Calling for Reform, Death Row Exoneree Anthony Graves Says Inequality is Greatest Threat to Criminal Justice


By Andrew Z. Giacalone

The murders, by all accounts, were horrific.

Bobbie Davis, her 16 year-old daughter and four grandchildren had been stabbed, shot and bludgeoned with a hammer and their house doused with gasoline and set on fire.

But the sentiments that engulfed Somerville, Texas, in the summer of 1992 quickly turned from horror to vengeance. It was a crime that could have only been committed by a “cold-blooded killer,” then-Burleson County District Attorney Charles Sebesta


at the time. Somerville Mayor Tanya Roush


up the community’s anger over the killings telling the press that many wanted to “bring back the hangin’ tree, and save the taxpayers’ money.”

The dragnet that descended on the town eventually scooped up

Robert Earl Carter

, father to one of the murdered children and the state’s main suspect who, under pressure by investigating officers, admitted to the murders and implicated Carter’s wife and her cousin, 26-year-old Anthony Graves.  Carter later told the prosecution that Graves had no involvement in the murders.  But District Attorney Sebesta convinced him that he would agree to drop the indictment against Carter’s wife if Carter would testify against Graves. Carter obliged. Both Carter and Graves were eventually convicted and sentenced to death. The prosecution never disclosed to Graves’ lawyers that Carter had on multiple occasions claimed that Graves wasn’t involved in the crime.

Prior to his execution in 2000, Carter confirmed Graves’ innocence in a sworn statement. For his part, Graves spent 18 years in prison, 12 of which on death row, before being eventually exonerated in 2010 with the help of the attorney Nicole Casarez and the help of her journalism students at the University of St. Thomas.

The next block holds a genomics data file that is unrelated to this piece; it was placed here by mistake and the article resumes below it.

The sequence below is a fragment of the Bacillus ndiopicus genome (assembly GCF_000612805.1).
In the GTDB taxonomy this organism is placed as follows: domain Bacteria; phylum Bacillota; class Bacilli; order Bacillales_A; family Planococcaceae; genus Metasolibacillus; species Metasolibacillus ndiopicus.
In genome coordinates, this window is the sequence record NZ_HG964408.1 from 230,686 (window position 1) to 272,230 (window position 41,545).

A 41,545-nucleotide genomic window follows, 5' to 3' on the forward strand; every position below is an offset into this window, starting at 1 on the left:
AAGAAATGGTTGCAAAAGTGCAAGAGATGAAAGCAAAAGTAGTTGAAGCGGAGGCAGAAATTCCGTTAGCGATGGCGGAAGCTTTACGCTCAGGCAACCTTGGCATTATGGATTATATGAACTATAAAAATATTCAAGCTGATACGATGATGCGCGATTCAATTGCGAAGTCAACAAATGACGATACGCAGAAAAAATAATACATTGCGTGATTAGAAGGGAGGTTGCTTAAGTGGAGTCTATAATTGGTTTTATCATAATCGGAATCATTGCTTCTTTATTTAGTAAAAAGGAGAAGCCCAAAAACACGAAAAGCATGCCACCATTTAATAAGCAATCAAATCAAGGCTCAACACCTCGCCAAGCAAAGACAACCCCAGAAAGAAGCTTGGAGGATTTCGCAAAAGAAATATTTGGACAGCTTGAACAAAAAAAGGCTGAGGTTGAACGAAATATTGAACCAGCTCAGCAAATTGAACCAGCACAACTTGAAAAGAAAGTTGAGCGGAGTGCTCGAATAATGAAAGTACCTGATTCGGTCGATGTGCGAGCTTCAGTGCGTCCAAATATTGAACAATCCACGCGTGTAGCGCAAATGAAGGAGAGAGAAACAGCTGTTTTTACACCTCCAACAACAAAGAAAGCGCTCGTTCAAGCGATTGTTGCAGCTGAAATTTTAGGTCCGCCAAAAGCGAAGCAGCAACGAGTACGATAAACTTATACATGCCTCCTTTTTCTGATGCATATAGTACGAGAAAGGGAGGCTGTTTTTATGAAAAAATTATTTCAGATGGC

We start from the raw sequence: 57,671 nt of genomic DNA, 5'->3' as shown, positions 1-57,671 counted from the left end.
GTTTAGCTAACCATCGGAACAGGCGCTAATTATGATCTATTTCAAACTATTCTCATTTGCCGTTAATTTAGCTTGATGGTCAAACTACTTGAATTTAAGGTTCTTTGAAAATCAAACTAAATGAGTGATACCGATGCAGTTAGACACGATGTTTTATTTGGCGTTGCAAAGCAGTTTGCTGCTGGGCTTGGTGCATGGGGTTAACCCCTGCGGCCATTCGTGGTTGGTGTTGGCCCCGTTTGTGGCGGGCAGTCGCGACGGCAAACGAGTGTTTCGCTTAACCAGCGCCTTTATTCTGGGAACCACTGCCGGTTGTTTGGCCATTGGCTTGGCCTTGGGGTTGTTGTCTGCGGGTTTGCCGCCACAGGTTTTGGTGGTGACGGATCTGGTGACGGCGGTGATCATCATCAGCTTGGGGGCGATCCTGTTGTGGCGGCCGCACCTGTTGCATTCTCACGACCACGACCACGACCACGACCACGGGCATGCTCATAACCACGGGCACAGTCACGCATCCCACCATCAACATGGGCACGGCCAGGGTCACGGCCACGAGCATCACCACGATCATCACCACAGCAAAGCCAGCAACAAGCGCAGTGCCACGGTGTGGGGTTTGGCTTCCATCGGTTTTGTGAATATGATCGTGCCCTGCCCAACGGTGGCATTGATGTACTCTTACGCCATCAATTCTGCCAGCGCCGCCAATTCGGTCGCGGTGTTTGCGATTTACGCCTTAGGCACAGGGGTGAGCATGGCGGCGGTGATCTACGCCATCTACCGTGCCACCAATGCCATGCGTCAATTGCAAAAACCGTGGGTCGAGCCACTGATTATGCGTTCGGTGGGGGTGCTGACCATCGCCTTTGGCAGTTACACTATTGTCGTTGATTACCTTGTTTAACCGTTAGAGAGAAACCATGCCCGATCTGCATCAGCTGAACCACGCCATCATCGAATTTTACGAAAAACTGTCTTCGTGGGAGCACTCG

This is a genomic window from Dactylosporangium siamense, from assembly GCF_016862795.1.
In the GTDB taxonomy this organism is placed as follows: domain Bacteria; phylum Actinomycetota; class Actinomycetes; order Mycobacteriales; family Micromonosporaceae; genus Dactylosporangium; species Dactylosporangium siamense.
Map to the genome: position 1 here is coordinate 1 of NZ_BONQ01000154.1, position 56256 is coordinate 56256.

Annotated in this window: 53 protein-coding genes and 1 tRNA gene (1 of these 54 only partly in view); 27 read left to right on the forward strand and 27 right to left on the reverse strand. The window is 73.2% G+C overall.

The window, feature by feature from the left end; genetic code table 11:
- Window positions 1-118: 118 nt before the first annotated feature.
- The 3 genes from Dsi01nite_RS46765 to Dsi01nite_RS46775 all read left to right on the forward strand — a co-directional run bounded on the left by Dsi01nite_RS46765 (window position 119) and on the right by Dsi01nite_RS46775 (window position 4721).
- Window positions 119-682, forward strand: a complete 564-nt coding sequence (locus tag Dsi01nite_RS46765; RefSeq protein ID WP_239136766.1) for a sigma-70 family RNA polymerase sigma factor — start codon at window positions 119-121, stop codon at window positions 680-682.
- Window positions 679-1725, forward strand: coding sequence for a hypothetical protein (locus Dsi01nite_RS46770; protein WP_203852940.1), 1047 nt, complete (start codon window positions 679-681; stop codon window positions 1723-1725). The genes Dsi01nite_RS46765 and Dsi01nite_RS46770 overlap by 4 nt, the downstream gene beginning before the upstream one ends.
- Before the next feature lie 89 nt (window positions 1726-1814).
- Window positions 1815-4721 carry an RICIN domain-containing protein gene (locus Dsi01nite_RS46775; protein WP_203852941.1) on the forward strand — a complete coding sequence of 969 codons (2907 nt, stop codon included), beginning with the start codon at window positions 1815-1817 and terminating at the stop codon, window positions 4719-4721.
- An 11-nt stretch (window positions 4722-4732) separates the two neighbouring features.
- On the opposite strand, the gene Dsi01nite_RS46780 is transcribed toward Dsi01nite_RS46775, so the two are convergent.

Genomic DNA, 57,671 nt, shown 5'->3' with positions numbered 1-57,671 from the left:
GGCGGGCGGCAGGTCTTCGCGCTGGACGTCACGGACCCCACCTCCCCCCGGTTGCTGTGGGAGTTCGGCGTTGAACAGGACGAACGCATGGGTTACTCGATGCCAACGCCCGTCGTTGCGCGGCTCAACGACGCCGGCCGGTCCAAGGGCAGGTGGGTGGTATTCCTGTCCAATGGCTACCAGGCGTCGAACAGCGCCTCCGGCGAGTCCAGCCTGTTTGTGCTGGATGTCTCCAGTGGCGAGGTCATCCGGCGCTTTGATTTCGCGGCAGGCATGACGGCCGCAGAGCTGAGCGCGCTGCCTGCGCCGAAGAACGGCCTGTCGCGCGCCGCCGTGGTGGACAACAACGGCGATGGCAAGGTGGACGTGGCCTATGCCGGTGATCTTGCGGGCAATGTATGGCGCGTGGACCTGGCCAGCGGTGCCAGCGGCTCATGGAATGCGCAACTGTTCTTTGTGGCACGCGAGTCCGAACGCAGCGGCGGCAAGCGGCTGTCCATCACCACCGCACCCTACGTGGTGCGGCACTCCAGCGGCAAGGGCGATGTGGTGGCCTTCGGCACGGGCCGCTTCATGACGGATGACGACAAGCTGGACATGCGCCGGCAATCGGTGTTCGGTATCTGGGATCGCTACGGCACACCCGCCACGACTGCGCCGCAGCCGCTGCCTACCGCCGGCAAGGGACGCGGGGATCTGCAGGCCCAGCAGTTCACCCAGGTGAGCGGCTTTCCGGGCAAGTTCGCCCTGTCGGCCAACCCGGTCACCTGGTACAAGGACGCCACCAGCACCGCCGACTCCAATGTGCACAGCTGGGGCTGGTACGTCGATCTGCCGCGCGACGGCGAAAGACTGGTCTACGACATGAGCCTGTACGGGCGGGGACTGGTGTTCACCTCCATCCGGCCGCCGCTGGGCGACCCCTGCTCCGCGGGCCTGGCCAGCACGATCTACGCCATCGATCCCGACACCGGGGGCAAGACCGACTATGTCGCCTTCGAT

The injustice of the justice system

Twenty-one years after his wrongful conviction and death sentence, Anthony Graves, now 49 years-old, has decided to devote his life to pursuing criminal justice reform in order to ensure that such travesties no longer occur.

“I use my story to educate people,” Graves told

Voice of America

in an interview released yesterday. “But more importantly, keep it on people’s minds about the injustice that is going on in our criminal justice system.”

The Texas man now says he has narrowed in on the biggest problem facing the United States criminal justice system: inequality. 

Lower income people, explains Graves, are unable to afford well-equipped defense attorneys and are often pressured by police and prosecutors into accepting a plea bargain for a lower sentence rather than face numerous years in prison. 

The guilty plea problem, in fact, has even led to numerous wrongful convictions.

According to the Innocence Project, 31 of the 333 people who have been exonerated by DNA evidence entered guilty pleas for crimes they did not commit.   

Vowing to use his own experience to illustrate what he describes as the “injustice of the justice system,” Anthony Graves is now calling on citizens across the country to raise their voices and use their democratic power to implement meaningful criminal justice reform. 

“We can do it,” he added. “We have the power to do it.”

Read the full

Voice of America

interview with Anthony Graves





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